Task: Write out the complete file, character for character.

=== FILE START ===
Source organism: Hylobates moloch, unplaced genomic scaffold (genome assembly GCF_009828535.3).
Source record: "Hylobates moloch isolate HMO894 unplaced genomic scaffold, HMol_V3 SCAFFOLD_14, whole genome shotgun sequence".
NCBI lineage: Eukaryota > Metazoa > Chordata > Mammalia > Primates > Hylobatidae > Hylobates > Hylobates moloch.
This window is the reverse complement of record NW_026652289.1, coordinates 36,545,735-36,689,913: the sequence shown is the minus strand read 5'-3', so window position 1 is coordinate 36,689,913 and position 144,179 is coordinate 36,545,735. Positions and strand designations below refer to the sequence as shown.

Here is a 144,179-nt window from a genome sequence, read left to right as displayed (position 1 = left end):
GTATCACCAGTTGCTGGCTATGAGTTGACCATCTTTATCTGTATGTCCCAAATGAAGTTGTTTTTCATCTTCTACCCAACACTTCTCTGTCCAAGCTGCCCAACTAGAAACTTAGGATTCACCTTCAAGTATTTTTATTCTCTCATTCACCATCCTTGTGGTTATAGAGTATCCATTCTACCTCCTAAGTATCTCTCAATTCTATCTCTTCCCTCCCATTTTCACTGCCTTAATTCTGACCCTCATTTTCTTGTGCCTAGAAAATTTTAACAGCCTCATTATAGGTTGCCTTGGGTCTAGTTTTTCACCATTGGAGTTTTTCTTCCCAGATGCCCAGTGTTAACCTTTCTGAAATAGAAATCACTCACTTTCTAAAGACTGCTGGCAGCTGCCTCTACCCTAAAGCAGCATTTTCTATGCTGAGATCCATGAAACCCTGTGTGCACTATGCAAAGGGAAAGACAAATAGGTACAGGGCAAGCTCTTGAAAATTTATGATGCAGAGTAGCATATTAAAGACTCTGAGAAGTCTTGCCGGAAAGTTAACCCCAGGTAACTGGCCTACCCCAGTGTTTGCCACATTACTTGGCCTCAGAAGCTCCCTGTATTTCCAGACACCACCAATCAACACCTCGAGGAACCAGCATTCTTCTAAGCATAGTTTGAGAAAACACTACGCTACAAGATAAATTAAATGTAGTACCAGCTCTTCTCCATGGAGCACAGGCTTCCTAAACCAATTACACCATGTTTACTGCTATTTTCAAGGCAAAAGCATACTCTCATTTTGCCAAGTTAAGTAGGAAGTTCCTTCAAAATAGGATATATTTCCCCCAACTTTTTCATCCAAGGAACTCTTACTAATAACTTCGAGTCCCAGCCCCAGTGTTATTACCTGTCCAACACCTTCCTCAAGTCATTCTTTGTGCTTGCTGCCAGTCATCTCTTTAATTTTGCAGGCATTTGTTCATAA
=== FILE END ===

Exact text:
Source organism: Hylobates moloch, unplaced genomic scaffold (genome assembly GCF_009828535.3).
Source record: "Hylobates moloch isolate HMO894 unplaced genomic scaffold, HMol_V3 SCAFFOLD_14, whole genome shotgun sequence".
NCBI lineage: Eukaryota > Metazoa > Chordata > Mammalia > Primates > Hylobatidae > Hylobates > Hylobates moloch.
This window is the reverse complement of record NW_026652289.1, coordinates 36,545,735-36,689,913: the sequence shown is the minus strand read 5'-3', so window position 1 is coordinate 36,689,913 and position 144,179 is coordinate 36,545,735. Positions and strand designations below refer to the sequence as shown.

Here is a 144,179-nt window from a genome sequence, read left to right as displayed (position 1 = left end):
GTATCACCAGTTGCTGGCTATGAGTTGACCATCTTTATCTGTATGTCCCAAATGAAGTTGTTTTTCATCTTCTACCCAACACTTCTCTGTCCAAGCTGCCCAACTAGAAACTTAGGATTCACCTTCAAGTATTTTTATTCTCTCATTCACCATCCTTGTGGTTATAGAGTATCCATTCTACCTCCTAAGTATCTCTCAATTCTATCTCTTCCCTCCCATTTTCACTGCCTTAATTCTGACCCTCATTTTCTTGTGCCTAGAAAATTTTAACAGCCTCATTATAGGTTGCCTTGGGTCTAGTTTTTCACCATTGGAGTTTTTCTTCCCAGATGCCCAGTGTTAACCTTTCTGAAATAGAAATCACTCACTTTCTAAAGACTGCTGGCAGCTGCCTCTACCCTAAAGCAGCATTTTCTATGCTGAGATCCATGAAACCCTGTGTGCACTATGCAAAGGGAAAGACAAATAGGTACAGGGCAAGCTCTTGAAAATTTATGATGCAGAGTAGCATATTAAAGACTCTGAGAAGTCTTGCCGGAAAGTTAACCCCAGGTAACTGGCCTACCCCAGTGTTTGCCACATTACTTGGCCTCAGAAGCTCCCTGTATTTCCAGACACCACCAATCAACACCTCGAGGAACCAGCATTCTTCTAAGCATAGTTTGAGAAAACACTACGCTACAAGATAAATTAAATGTAGTACCAGCTCTTCTCCATGGAGCACAGGCTTCCTAAACCAATTACACCATGTTTACTGCTATTTTCAAGGCAAAAGCATACTCTCATTTTGCCAAGTTAAGTAGGAAGTTCCTTCAAAATAGGATATATTTCCCCCAACTTTTTCATCCAAGGAACTCTTACTAATAACTTCGAGTCCCAGCCCCAGTGTTATTACCTGTCCAACACCTTCCTCAAGTCATTCTTTGTGCTTGCTGCCAGTCATCTCTTTAATTTTGCAGGCATTTGTTCATAA